Name: Stefania E.
Big Goal: Bring Haiti’s young people into the 21st century by teaching them about technology and improving their employment opportunities
Big Obstacle: Tuition fees
What Stefania Needs: Tuition support; greater access to technology
Like many Haitian families, 18-year old Stefania’s is a large one, comprised of both parents and nine children. It’s common for large families to struggle financially, and when you compound that with the reality of Haiti’s economic state, the food, shelter, clothing and education equation is unrealistic – families are dealing with limited, and often non-existent, resources to address a seemingly endless scope of needs. So, often, the education of the children suffers.
Here’s why. Haiti’s legal minimum wage is currently $4.00/day and its estimated unemployment rate is 60%. However, many roles pay much less than minimum wage and desperation forces people to accept this as they strive to support their families. Plus, university fees in the country run between $2,000 – $3,000 per annum. When one looks at these numbers, it’s easy to understand how education – and a brighter future – is so far out of reach for many young Haitian women.
In the case of Stefania’s family, both parents work. One could be forgiven for thinking that this means the family is better off. But when you consider the family’s economic efforts for survival – her father is a shoemaker and her mother sells used clothing in the street – you can see how feeding eleven mouths would be a challenge, let alone affording education.
A Leader in the Making
Stefania is in her first year at university, studying Management. Here she encountered one of the first social challenges of her economic state. A committee member and class leader, she was responsible for collecting funds for an important event, but found herself unable to contribute her portion. This had a profound effect on her. Concerned about the perception of others, she set about thinking of other ways in which she could contribute.
Stefania approached the committee with her plan, saying, “We can divide the event into various segments of responsibility such as food, drink, decoration and culture, so that if a student cannot pay money, he can choose one of these fields to which he can contribute. This will avoid the exclusion of some people.”
The committee accepted Stefania’s suggestion, and she was able to contribute by using her creative skills to decorate the venue and develop a presentation for the cultural program. Stefania’s leadership brought the team together in the use of their resources, for which they received accolades on their organization of the event.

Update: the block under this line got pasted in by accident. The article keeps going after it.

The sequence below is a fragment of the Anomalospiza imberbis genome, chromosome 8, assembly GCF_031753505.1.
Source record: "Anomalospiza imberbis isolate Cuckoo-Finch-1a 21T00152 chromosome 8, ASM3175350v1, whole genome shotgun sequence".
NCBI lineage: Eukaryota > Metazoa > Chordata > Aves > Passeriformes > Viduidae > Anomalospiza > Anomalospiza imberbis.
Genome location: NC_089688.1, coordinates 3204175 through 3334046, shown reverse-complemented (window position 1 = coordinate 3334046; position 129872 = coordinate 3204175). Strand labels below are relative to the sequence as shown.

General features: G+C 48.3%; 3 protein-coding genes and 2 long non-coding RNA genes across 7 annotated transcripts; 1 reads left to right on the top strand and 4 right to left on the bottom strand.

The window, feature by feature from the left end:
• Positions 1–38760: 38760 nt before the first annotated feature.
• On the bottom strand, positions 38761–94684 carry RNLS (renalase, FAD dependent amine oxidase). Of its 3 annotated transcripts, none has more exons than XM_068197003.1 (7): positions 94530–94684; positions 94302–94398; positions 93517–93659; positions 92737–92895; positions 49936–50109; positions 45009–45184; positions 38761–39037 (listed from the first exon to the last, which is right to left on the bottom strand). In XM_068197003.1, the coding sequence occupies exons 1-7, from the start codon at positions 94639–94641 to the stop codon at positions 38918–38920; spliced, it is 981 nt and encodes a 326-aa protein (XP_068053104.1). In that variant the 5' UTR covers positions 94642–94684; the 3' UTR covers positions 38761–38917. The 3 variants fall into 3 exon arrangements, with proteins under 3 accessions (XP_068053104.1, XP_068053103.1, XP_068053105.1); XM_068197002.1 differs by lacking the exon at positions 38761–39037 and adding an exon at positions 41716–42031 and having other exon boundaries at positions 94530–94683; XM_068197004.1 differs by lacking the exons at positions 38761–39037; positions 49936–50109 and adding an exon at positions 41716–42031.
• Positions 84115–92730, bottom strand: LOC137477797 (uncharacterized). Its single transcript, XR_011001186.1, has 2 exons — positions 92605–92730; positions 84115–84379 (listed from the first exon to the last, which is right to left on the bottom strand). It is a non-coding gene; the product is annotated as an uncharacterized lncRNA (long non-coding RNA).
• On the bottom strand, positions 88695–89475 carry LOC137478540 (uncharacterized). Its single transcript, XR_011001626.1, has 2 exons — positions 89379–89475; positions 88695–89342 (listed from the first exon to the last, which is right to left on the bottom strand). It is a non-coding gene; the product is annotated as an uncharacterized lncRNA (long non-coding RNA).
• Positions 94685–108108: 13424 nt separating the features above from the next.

Stefania’s Vision – Success and Leadership
According to Stefania, “success is not just about achieving a goal; it’s about keeping the goal alive by using the collective to help you. The real success is when you help those around you to achieve success too, by having both a personal and collective vision and upholding the standard.”
Stefania also has a clear vision of how strong leadership looks; by leading from behind, she can direct others to shared success, rather than showcasing herself and taking the credit. One way in which she envisions this as a reality is by helping her fellow Haitians to learn and use technology, improving their employment options.
Self-described as reserved, helpful and hard-working, Stefania also acknowledges that she can become impatient when she sees better ways in which things can be done. It’s one of the reasons she loves technology so much: it helps people to do things faster and better.
Stefania likes to be busy and spends her spare time reading, listening to gospel music and playing soccer. She also spends her time formulating plans for improving her community, such as using technology to change the way goods are sold. Her plan is to make the streets safer for both buyers and sellers by removing vendors from the streets. This plan will also create jobs, improving the economic lot of the Haitian people, most of whom she says “are looking for food every day.”
Stefania is a visionary. She’s also a realist, who understands that such a project will require a tremendous amount of work. Stefania is already using her management skills to formulate a plan for a combination of public funding and a volunteer labour force to help get her idea off the ground.
“In all my projects, technology will be very important. Day-by-day, it’s becoming more indispensable. I believe that technology, and the improvements it can bring when used properly, is the shining light in Haiti’s future. And I want to be a part of making that future a reality.”
– Stefania E.